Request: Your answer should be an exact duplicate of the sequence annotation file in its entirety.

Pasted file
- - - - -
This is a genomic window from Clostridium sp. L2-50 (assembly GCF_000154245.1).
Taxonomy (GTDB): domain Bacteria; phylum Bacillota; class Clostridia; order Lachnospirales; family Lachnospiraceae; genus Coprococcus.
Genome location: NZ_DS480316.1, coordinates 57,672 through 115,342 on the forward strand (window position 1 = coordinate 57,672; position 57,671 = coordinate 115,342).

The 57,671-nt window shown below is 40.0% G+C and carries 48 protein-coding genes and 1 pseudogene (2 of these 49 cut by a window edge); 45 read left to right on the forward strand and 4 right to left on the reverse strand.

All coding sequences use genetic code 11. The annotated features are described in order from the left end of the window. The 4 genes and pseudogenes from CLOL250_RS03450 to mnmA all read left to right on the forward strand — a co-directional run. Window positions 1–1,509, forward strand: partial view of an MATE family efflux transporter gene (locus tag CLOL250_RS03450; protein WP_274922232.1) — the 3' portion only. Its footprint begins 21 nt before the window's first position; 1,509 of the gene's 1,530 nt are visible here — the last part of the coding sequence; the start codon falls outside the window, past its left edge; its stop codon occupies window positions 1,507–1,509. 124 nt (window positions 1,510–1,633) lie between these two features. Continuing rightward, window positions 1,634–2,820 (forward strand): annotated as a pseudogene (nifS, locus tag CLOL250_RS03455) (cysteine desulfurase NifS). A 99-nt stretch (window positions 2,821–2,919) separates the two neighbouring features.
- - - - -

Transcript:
This is a genomic window from Clostridium sp. L2-50 (assembly GCF_000154245.1).
Taxonomy (GTDB): domain Bacteria; phylum Bacillota; class Clostridia; order Lachnospirales; family Lachnospiraceae; genus Coprococcus.
Genome location: NZ_DS480316.1, coordinates 57,672 through 115,342 on the forward strand (window position 1 = coordinate 57,672; position 57,671 = coordinate 115,342).

The 57,671-nt window shown below is 40.0% G+C and carries 48 protein-coding genes and 1 pseudogene (2 of these 49 cut by a window edge); 45 read left to right on the forward strand and 4 right to left on the reverse strand.

All coding sequences use genetic code 11. The annotated features are described in order from the left end of the window. The 4 genes and pseudogenes from CLOL250_RS03450 to mnmA all read left to right on the forward strand — a co-directional run. Window positions 1–1,509, forward strand: partial view of an MATE family efflux transporter gene (locus tag CLOL250_RS03450; protein WP_274922232.1) — the 3' portion only. Its footprint begins 21 nt before the window's first position; 1,509 of the gene's 1,530 nt are visible here — the last part of the coding sequence; the start codon falls outside the window, past its left edge; its stop codon occupies window positions 1,507–1,509. 124 nt (window positions 1,510–1,633) lie between these two features. Continuing rightward, window positions 1,634–2,820 (forward strand): annotated as a pseudogene (nifS, locus tag CLOL250_RS03455) (cysteine desulfurase NifS). A 99-nt stretch (window positions 2,821–2,919) separates the two neighbouring features.